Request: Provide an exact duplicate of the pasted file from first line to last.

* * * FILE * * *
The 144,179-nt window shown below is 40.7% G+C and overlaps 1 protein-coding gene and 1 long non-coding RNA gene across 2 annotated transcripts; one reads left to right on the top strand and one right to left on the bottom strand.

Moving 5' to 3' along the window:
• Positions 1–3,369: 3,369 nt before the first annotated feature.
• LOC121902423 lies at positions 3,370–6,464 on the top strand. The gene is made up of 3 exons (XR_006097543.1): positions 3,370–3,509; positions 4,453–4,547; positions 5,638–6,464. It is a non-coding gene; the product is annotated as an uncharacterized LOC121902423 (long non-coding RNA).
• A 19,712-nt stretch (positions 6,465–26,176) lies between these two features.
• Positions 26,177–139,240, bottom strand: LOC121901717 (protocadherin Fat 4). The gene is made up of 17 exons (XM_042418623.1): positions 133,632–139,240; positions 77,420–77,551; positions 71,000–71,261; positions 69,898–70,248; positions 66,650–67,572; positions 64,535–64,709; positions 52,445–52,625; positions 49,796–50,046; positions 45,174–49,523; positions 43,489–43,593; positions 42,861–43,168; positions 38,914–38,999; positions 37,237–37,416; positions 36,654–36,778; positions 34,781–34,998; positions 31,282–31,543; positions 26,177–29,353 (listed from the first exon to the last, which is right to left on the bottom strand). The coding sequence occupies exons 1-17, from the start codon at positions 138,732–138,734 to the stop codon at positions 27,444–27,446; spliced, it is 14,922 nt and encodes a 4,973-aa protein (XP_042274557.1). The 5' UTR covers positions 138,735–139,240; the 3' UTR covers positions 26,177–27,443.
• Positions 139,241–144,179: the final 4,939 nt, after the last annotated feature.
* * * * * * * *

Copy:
The 144,179-nt window shown below is 40.7% G+C and overlaps 1 protein-coding gene and 1 long non-coding RNA gene across 2 annotated transcripts; one reads left to right on the top strand and one right to left on the bottom strand.

Moving 5' to 3' along the window:
• Positions 1–3,369: 3,369 nt before the first annotated feature.
• LOC121902423 lies at positions 3,370–6,464 on the top strand. The gene is made up of 3 exons (XR_006097543.1): positions 3,370–3,509; positions 4,453–4,547; positions 5,638–6,464. It is a non-coding gene; the product is annotated as an uncharacterized LOC121902423 (long non-coding RNA).
• A 19,712-nt stretch (positions 6,465–26,176) lies between these two features.
• Positions 26,177–139,240, bottom strand: LOC121901717 (protocadherin Fat 4). The gene is made up of 17 exons (XM_042418623.1): positions 133,632–139,240; positions 77,420–77,551; positions 71,000–71,261; positions 69,898–70,248; positions 66,650–67,572; positions 64,535–64,709; positions 52,445–52,625; positions 49,796–50,046; positions 45,174–49,523; positions 43,489–43,593; positions 42,861–43,168; positions 38,914–38,999; positions 37,237–37,416; positions 36,654–36,778; positions 34,781–34,998; positions 31,282–31,543; positions 26,177–29,353 (listed from the first exon to the last, which is right to left on the bottom strand). The coding sequence occupies exons 1-17, from the start codon at positions 138,732–138,734 to the stop codon at positions 27,444–27,446; spliced, it is 14,922 nt and encodes a 4,973-aa protein (XP_042274557.1). The 5' UTR covers positions 138,735–139,240; the 3' UTR covers positions 26,177–27,443.
• Positions 139,241–144,179: the final 4,939 nt, after the last annotated feature.